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Cuckoo under threat, warns Iolo.

Byline: By Sam Burson Western Mail

The changing face of bird populations in Wales has been revealed in a major new study.

And it seems while we are now less likely to hear the iconic springtime cry of the cuckoo, more of us will get used to the rapping of the greater spotted woodpecker in our gardens.

Cuckoos numbers have decreased by 16% in Wales in just a year, and by 32% since 1994, according to the British Trust for Ornithology.

Yellowhammers are also in trouble, with a decrease of 11% since 2004, and a 44% decrease over the last decade.

However there is good news for the greater spotted woodpecker, numbers of which have gone up by more than 50% over 10 years as it becomes a common resident in many gardens.

The house sparrow was also found to be in the ascendency, and had also gone up in number by over 50% in 10 years.

More than 70,000 individual birds were counted in the survey.

No species was found to have declined by more than 50% over 10 years, but curlew, cuckoo, garden warbler, willow warbler, starling and yellowhammer showed declines between 25% and 50%. Increases greater than 50% were recorded for great spotted woodpecker, swallow, house martin, blackcap, great tit, jackdaw, raven, house sparrow, goldfinch, long-tailed tit, blue tit, nuthatch and treecreeper.

However despite good news for many Welsh birds, TV wildlife expert Iolo Williams last night said we should be concerned about some of our threatened species, especially the cuckoo.

He said, 'We should be worried about them.

'They're the symbol of spring and trying to hear the first one every year is always a little unofficial competition.

'But can you imagine in a few years if nobody can hear them at all any more?

'With the rate they're disappearing now we're looking at the possibility of having none left in 10 to 20 years.

'The real concern is that we're really not sure why their numbers are decreasing.'

He said he suspected the bird was having problems in Africa, where it spends its winters.

Increasing use of pesticides in African agriculture, as well as the increasing size of the Sahara desert were contributing, he believed.

And he said, 'You're also seeing less of the small, black hairy caterpillars here - the Siani Blewogs.

'The cuckoo is one of the only birds that's able to eat them, so those disappearing, as well as the number of moths going down, could be having an effect.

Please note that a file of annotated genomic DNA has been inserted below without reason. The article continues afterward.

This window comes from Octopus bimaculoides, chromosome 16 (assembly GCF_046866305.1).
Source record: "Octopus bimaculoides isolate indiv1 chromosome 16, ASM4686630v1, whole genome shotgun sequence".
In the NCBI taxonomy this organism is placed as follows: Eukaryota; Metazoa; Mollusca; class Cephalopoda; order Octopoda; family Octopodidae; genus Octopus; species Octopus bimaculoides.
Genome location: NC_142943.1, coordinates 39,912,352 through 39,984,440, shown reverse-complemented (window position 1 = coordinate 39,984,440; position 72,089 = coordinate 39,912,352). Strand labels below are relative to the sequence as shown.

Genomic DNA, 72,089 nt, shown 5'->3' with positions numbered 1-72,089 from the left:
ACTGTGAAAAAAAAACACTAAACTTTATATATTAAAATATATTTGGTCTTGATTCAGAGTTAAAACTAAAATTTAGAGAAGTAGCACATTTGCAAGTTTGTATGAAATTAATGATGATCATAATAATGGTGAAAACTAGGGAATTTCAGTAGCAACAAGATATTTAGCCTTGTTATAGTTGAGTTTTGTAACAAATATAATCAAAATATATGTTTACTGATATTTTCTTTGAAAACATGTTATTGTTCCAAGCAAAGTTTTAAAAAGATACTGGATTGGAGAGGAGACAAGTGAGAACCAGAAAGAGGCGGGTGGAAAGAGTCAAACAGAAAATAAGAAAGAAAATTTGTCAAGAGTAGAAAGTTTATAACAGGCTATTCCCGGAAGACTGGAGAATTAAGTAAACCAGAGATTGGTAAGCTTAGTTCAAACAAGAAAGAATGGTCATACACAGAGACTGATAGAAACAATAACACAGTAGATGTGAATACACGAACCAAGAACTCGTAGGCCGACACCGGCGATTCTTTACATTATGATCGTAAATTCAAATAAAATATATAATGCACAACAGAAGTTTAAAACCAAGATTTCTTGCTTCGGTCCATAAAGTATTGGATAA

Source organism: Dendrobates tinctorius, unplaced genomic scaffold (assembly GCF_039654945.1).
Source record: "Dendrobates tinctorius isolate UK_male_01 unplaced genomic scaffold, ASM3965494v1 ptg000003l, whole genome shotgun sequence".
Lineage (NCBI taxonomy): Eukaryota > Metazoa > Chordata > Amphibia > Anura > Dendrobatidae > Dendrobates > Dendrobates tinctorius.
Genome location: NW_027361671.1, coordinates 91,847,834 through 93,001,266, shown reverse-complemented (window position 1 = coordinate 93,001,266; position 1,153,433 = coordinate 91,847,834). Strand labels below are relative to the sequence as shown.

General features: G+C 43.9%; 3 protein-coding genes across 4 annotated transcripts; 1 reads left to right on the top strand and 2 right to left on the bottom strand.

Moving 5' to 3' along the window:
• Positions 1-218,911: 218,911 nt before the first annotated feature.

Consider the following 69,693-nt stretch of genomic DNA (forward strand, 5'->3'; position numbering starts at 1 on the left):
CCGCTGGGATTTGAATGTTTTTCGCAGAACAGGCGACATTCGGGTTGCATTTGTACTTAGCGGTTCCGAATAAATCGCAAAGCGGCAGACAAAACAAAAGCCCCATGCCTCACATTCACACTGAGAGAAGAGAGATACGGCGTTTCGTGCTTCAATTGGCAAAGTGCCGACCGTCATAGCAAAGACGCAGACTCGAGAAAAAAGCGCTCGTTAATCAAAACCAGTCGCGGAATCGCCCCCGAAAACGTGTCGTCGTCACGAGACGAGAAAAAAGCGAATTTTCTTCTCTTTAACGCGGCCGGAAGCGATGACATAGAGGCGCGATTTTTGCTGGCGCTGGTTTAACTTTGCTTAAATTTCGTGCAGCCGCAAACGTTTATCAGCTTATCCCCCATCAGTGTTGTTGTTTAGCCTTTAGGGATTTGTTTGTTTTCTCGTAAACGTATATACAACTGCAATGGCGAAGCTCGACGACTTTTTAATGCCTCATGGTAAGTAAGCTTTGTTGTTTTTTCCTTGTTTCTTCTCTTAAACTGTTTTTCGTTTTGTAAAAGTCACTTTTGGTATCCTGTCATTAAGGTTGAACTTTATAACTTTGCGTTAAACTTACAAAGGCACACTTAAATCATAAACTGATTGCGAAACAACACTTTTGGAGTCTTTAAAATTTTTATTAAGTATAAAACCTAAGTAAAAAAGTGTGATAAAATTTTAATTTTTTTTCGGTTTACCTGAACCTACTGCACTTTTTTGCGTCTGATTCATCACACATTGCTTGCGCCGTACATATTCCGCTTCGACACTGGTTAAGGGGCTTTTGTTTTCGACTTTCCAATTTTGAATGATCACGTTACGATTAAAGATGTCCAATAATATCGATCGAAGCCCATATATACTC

'The frustrating thing is we don't really know, so what can we do about it?'

And he added of the yellowhammer, 'I used to see them all the time when I was growing up around Lake Vyrnwy, so the fact that a colourful bird like that is on the decline is a great shame.'

He conceded the results were not all bad news, but said, 'Surveys like this always have ups and downs. Over the years, there's been so many massive changes made in the countryside.'

The BTO, in conjunction with Radio 4's Shared Earth programme, is now launching a new survey to find out more about great spotted woodpeckers and how they use gardens. Wales' declining birds: Curlew, right

Numenius arquata

Food - Worms, shellfish and shrimps

Call - A ringing 'cour-li' call; a bubbling, trilling song

Found - Estuaries, especially in North Wales

Maximum lifespan - 31 years

Length - 50-60cm

Wingspan - 80-100cm

Cuckoo

Cuculus canorus

Food - Insects, especially hairy caterpillars

Call - A typical 'coo-coooo' from the male; a bubbling, chuckling call from the female

Found - Anywhere where it can pinch other birds' nests from March to August

Maximum lifespan - A mystery

Length - 30-33cm

Wingspan - 38-46cm

Willow warbler

Phylloscopus trochilus

Food - Small insects, spider, fruit and berries.

Call - Song is rich descending warble with a flourish at the end, and call is a disyllabic 'hoo-eet'.

Found - In or near woodland scrub

Maximum lifespan - 6 years

Length - Up to 11.5cm

Wingspan - 16-22cm

Yellowhammer

Emberiza citrinella

Food - Seeds and insects

Call - Song often written as 'a-little-bit-of-bread- with-no-cheeeese'; call is a sharp 'zit'

Found - Hedgerows, bushes commons.

Maximum lifespan -11 years

Length - 16-16.5cm

Wingspan - 23-29.5cm

Great spotted woodpecker

Dendrocopos major

Food - Insects, seeds and nuts

Call - A loud 'kik kik' call; rapid drumming sound

Found - Gardens, but also woodland and parks.

Maximum lifespan - 10 years

Length - 22-23cm

Wingspan - 34-39cm

Raven

Corvus corax

Food - Carrion

Call - A hollow-sounding 'kronk, kronk' or 'prrruk, prrruk'.

Found - Mountains, cliffs and crags.

Maximum lifespan -16 years

Length - 64cm

Wingspan - 120-150cm

House sparrow

Passer domesticus

Food - Seeds and scraps

Call - Chirping and chirruping

Found - As happy in city centres as it is on farmland.

Maximum lifespan - 12 years

Length - 14-15cm

Wingspan - 21-25.5cm

Great tit

Parus major

Food - Insects, seeds and nuts

Call - Song a repeated 'tee-cher tee-cher'.

Found in - Woodland, parks and gardens

Maximum lifespan - 10 years

Length - 14cm

Wingspan - 22.5-25.5cm
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Publication:Western Mail (Cardiff, Wales)
Geographic Code:4EUUK
Date:Jul 3, 2006
Words:813
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